Stincer’s grandson, Robert, also visits as often as possible, but he, too, lives on the mainland, and has a family of his own. The relatives’ help is no substitute for the kind of home care Wilkerson’s employees provide, with therapy, assistance with eating, taking medicine and so on.

“I want to do everything for myself, and I want to be independent,” Stincer said. “But there’s only so much I can do. I’ll make coffee and breakfast sometimes, but I don’t really like to cook. And for me, walking is the biggest challenge at this point.”

Not only has the affable Stincer been benefiting from home health care, it’s also a much better deal for society as a whole. At the moment, the average home care visit costs Medicare about $150, according to Wilkerson. The average hospital visit costs the federal health care program for the elderly 10 times that amount.

About two months ago, Stincer fell and hurt his colon, which eventually led to the abscess. The injury landed him in the hospital, then in the Stock Island convalescent home for three weeks. While he appreciated the treatment afforded him, he worried that the longer he stayed, the less likely it was that he’d be able to return to his living room. Thankfully, lifelong family friend Theresa Menendez came and brought him home.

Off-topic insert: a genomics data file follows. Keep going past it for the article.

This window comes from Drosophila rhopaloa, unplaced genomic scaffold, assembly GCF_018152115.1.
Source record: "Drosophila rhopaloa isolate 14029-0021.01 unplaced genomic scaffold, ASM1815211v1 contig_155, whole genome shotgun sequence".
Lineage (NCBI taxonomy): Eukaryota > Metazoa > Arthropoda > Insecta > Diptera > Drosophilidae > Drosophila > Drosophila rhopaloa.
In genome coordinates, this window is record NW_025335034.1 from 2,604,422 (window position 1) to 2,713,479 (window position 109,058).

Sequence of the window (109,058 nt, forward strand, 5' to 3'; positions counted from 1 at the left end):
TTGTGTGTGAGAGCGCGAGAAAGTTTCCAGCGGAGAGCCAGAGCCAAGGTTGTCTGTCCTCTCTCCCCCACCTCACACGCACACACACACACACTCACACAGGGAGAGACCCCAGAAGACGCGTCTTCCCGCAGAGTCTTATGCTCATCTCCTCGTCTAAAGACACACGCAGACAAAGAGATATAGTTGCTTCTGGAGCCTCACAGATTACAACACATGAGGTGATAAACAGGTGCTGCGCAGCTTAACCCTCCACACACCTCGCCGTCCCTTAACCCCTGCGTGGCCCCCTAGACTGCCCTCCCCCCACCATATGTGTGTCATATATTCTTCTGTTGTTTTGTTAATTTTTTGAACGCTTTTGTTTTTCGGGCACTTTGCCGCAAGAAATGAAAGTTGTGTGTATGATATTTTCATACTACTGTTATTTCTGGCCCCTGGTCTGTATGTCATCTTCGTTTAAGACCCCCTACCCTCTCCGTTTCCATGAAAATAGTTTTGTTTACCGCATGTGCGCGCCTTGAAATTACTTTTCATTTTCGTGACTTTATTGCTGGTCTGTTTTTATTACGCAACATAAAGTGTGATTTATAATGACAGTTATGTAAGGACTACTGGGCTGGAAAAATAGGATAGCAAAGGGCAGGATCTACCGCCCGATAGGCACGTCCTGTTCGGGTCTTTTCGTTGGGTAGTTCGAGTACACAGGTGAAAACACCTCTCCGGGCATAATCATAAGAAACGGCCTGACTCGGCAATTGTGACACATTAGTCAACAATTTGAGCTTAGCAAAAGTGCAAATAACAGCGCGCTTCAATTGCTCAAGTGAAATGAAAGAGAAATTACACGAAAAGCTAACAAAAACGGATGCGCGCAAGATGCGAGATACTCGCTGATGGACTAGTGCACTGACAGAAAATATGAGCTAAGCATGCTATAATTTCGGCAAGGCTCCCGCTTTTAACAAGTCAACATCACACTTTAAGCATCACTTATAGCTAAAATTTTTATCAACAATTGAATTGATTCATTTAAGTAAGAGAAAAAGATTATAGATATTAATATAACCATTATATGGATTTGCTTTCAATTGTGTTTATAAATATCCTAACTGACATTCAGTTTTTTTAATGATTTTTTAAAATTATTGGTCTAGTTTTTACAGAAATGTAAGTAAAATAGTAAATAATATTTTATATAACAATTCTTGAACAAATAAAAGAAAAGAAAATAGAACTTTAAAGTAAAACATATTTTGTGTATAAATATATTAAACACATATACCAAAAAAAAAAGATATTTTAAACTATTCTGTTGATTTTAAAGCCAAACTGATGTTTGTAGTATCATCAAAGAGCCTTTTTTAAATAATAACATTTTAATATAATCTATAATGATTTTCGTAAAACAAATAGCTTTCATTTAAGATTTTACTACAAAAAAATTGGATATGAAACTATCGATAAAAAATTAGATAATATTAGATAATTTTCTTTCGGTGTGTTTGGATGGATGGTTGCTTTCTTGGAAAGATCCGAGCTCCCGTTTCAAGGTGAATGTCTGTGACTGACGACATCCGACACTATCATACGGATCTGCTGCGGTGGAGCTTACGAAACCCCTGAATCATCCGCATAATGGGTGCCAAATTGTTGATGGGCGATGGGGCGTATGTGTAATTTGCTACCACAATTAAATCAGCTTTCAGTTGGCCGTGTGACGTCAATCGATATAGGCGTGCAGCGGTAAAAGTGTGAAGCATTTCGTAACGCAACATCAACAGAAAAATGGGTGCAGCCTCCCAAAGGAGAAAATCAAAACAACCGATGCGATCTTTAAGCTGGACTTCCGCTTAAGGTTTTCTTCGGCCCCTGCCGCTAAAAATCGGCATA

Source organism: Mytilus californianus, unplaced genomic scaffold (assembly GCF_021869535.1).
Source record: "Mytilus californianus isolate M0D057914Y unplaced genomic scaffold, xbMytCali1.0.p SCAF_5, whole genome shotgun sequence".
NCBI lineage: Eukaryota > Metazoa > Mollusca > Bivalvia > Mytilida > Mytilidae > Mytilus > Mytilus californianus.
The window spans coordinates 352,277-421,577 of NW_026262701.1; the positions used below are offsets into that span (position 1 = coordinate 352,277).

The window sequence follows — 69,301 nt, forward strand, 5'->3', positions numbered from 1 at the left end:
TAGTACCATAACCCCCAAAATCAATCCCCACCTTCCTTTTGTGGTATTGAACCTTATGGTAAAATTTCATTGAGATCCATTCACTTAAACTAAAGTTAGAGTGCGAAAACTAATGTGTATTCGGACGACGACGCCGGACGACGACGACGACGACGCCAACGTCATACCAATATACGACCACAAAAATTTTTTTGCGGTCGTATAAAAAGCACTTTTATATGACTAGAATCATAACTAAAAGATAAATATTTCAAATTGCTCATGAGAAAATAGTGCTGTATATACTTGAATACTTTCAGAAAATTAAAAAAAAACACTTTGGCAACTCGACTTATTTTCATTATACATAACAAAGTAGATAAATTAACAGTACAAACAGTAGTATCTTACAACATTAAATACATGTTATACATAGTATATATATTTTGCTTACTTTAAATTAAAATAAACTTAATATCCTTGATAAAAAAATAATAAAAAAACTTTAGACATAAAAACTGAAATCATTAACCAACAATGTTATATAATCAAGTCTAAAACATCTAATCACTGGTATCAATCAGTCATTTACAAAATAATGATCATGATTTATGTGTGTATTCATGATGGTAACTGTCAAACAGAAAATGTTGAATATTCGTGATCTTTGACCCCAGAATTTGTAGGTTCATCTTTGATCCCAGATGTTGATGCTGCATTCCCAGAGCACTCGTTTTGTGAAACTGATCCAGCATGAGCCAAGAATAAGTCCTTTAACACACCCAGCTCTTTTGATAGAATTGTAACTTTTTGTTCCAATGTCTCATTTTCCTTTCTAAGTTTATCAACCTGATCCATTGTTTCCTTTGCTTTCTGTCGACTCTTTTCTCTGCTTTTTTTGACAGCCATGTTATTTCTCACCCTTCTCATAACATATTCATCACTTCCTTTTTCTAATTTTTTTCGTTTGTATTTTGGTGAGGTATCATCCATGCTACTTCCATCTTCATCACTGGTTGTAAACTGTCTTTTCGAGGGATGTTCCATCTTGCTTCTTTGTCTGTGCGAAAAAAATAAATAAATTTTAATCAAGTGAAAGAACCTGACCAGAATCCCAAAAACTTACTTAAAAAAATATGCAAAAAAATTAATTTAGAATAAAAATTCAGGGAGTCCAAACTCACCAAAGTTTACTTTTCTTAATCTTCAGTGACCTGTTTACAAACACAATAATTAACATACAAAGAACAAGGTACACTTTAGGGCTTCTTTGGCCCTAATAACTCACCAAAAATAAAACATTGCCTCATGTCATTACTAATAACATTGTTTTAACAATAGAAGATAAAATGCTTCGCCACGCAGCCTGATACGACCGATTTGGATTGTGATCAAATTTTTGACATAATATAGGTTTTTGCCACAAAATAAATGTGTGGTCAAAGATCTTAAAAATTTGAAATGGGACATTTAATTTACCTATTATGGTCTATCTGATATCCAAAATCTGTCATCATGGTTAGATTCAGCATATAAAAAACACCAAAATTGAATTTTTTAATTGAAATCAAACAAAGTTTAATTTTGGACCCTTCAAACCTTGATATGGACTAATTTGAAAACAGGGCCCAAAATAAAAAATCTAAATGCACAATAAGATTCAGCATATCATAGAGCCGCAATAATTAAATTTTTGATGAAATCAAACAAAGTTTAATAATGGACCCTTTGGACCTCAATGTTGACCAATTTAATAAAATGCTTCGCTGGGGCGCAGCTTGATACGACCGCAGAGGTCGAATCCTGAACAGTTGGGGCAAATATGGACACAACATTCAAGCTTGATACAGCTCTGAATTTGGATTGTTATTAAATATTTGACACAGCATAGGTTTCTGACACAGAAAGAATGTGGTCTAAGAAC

“It was like the rainbow at the end of the tunnel for him,” Menendez said. “When I was younger, whole families used to come see him, and if you were from a lower-income family, he treated you just the same. He was also like a second dad to me, so I’ve tried to help him now.”

Wilkerson said the Key West Health and Rehabilitation Center often calls her suggesting a prospective client, someone who would be better off with home care.

Stincer was one such patient.

“It’s a complex issue,” congressman Garcia said Friday after meeting with Stincer, Menendez and Wilkerson. “Right now we spend more money on health care than any other industrialized county — about 18 percent of our GDP (gross domestic product). That’s about twice what other rich countries spend. It’s crazy.”

Garcia, who supports Obamacare, told Wilkerson he’s hoping the health law, when fully implemented, will be a help rather than a hindrance to businesses like hers, and provide the care people like Stincer so desperately need.

“It’s going to take a while,” Garcia cautioned. “What we do know is that home health care services are cheaper and better than the alternatives. We’ve got to push best practices, and spread the risk across the system so that it costs less for everyone. The money is there.”

Garcia pointed out that the U.S. health care system, as constituted before the Patient Protection and Affordable Care Act was passed, was unsustainable in terms of the rising costs and declining outcomes.

“Of course, Florida is a special case, for demographic reasons,” Garcia said. “And the Keys also present some unique geographical concerns. But oftentimes people who go to convalescent centers don’t come back home, which is what many of them want.

“Now that the entire system is about to be rejigged, services like yours will be getting a lot more attention,” he said. “A lot more services will be made available.”